Steve Brine stressed the importance of supporting local businesses this week, as he welcomed Life Stream Healthcare to the Commons.
Patient waiting lists are a major issue within the NHS. Winchester and Salisbury-based company Life Stream has developed a potential solution: a live video linking device, allowing hospitals and surgeons to quickly decide treatment for NHS patients suffering with heart conditions. The new technology could reduce surgery waiting times by a third.
In front of an audience of MPs and senior officials from the Department of Health, Life Stream, a local start-up company with a ‘life-changing’ product, joined some of UK’s top cardiologists, radiologists, and surgeons to present the product at the House of Commons.
Steve said: “I was delighted to be able to host this remarkable local company in the House, and I know that colleagues and officials from the Department of Health were hugely impressed. This technology brings exciting times ahead, not only for Life Stream, but for the NHS who I hope will take advantage of this excellent product.”
Streamed over a secure high quality video, Life Stream enables cardiologists and surgeons to collaborate remotely and share patient images and videos of medical and surgical procedures in real time. With increasing pressures on clinicians to deal with a greater number of cases per year, this time-saving – and life saving – process allows critical patient diagnosis at the click of a switch.
Professor Roger Boyle, National Director for Heart Disease and Stroke Vascular Programme, at the Department of Health, was present at the event and said: “Life Stream is an innovative new device that will enable patients to get the right choice of treatment, quickly. There is a huge waste of beds in hospitals, with people waiting for decisions to be made. It should not be underestimated how important new technology like this is to advancing healthcare in the UK.”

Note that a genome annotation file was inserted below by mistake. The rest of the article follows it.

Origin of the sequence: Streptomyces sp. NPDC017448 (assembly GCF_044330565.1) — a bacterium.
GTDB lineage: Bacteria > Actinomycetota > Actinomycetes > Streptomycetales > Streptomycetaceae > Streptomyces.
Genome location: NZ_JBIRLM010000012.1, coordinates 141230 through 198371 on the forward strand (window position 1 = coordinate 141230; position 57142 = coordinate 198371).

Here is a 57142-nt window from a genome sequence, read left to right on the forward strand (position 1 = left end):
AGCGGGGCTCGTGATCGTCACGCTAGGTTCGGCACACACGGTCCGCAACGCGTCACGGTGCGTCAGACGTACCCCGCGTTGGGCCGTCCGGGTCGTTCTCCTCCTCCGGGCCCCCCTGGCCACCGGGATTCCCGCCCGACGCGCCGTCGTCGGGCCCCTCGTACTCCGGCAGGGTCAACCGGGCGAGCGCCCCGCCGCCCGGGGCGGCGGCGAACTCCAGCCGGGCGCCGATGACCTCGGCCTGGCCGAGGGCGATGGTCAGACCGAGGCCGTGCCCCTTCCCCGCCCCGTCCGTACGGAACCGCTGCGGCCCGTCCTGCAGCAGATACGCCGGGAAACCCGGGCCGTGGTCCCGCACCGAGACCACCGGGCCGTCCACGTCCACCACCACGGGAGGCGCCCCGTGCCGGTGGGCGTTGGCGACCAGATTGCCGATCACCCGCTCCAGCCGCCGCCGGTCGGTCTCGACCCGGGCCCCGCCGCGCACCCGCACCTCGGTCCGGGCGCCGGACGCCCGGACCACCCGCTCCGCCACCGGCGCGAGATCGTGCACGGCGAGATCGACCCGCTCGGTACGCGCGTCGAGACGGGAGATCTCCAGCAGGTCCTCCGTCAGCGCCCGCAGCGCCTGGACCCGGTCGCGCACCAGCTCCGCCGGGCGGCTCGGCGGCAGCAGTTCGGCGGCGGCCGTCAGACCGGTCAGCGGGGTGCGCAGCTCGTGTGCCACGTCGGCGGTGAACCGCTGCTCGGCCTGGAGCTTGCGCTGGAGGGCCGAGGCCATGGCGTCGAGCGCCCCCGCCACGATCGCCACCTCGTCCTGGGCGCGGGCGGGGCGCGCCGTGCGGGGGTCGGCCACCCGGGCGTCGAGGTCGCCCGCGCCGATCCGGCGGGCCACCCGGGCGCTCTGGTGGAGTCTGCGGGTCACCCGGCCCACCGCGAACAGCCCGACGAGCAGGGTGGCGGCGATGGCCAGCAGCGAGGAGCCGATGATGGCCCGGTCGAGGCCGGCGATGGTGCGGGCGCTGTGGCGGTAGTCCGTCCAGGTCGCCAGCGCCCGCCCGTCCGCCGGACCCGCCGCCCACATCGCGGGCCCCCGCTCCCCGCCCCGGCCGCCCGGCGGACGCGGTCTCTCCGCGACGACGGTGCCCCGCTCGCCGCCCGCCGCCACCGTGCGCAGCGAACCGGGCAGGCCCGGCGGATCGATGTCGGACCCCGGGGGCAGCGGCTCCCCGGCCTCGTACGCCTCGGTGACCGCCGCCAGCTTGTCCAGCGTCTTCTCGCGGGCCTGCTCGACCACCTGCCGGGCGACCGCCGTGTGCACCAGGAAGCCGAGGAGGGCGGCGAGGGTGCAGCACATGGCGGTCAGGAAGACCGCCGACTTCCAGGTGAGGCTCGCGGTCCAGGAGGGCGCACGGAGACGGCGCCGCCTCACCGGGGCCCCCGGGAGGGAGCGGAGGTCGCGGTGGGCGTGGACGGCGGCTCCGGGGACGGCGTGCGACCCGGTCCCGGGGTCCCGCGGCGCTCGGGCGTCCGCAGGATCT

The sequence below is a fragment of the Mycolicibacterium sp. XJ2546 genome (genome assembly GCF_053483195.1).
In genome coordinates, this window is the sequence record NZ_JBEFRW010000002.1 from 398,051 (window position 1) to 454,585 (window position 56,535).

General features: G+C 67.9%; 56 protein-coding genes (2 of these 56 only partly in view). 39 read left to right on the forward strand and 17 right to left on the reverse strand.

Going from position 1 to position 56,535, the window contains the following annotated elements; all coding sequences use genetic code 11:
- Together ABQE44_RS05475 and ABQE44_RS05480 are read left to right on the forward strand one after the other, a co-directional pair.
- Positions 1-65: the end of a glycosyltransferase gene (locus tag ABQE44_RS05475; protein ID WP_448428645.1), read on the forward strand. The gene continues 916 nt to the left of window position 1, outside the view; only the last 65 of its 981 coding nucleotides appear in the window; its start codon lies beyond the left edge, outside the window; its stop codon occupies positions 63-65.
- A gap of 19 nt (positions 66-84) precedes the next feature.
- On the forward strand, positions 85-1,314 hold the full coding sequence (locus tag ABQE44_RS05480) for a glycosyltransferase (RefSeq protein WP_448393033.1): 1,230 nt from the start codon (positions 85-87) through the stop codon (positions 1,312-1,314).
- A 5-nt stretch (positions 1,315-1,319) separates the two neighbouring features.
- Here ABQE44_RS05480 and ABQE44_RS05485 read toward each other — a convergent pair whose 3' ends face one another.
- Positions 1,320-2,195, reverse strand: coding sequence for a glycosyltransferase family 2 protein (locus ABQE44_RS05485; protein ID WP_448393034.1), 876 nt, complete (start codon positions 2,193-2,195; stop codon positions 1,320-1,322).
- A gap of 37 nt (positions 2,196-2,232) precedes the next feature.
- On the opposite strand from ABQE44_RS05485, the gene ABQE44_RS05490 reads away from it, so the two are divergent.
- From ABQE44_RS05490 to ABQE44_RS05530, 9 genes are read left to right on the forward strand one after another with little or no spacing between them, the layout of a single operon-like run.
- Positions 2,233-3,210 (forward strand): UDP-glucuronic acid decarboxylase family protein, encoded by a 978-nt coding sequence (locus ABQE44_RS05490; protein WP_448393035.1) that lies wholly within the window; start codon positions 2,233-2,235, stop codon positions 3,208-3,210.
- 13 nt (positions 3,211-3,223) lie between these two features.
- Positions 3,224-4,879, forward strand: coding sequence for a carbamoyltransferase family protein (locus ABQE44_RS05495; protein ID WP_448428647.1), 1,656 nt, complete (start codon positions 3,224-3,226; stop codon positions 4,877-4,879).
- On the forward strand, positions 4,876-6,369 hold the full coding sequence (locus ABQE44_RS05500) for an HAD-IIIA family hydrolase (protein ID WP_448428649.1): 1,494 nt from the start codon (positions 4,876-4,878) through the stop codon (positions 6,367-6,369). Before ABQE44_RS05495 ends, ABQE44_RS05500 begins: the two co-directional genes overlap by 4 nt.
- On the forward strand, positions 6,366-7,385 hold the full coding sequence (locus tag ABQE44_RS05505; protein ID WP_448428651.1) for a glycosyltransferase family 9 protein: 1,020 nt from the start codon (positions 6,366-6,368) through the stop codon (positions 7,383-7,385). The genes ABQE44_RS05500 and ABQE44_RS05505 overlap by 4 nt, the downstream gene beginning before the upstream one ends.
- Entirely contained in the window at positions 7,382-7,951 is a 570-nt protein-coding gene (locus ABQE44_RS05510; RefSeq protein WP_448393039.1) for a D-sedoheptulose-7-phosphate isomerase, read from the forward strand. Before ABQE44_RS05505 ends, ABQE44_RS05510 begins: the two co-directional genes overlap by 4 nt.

Life Stream has been trialled in several hospitals across the country and is effective even in areas with little internet signal. Kate Willmer, consultant cardiologist at West Cumberland Hospital in Whitehaven, has tested the device. “When a patient comes to see me with a heart problem, I have to communicate their symptoms to a surgeon via letters and post CDs showing footage of tests I have run. It can often take weeks to communicate what action, if any, needs to be taken on this patient. When you are dealing with critical illnesses, time is precious. This new system enables me to speak directly to the surgeon in a matter of hours.”
Inventor John Cooper, who developed the Life Stream technology from his tele-visuals business in Salisbury, said: “In tough economic times, local businesses are forced to work harder to promote their products, but we have a device that will make a real difference to patients with heart conditions. The system could also be used for patients suffering with cancer, neurological issues or strokes; it’s the future of communication in the NHS. I am very proud to have developed something that will have such a great impact to people’s lives.”
Following its strong reception in Westminster, Life Stream now seeks further support from local health officials to get the technology into hospitals across the country.
Pictured; Steve hosts exciting local company Life Stream in the Commons
Find out more via www.life-stream.co.uk/
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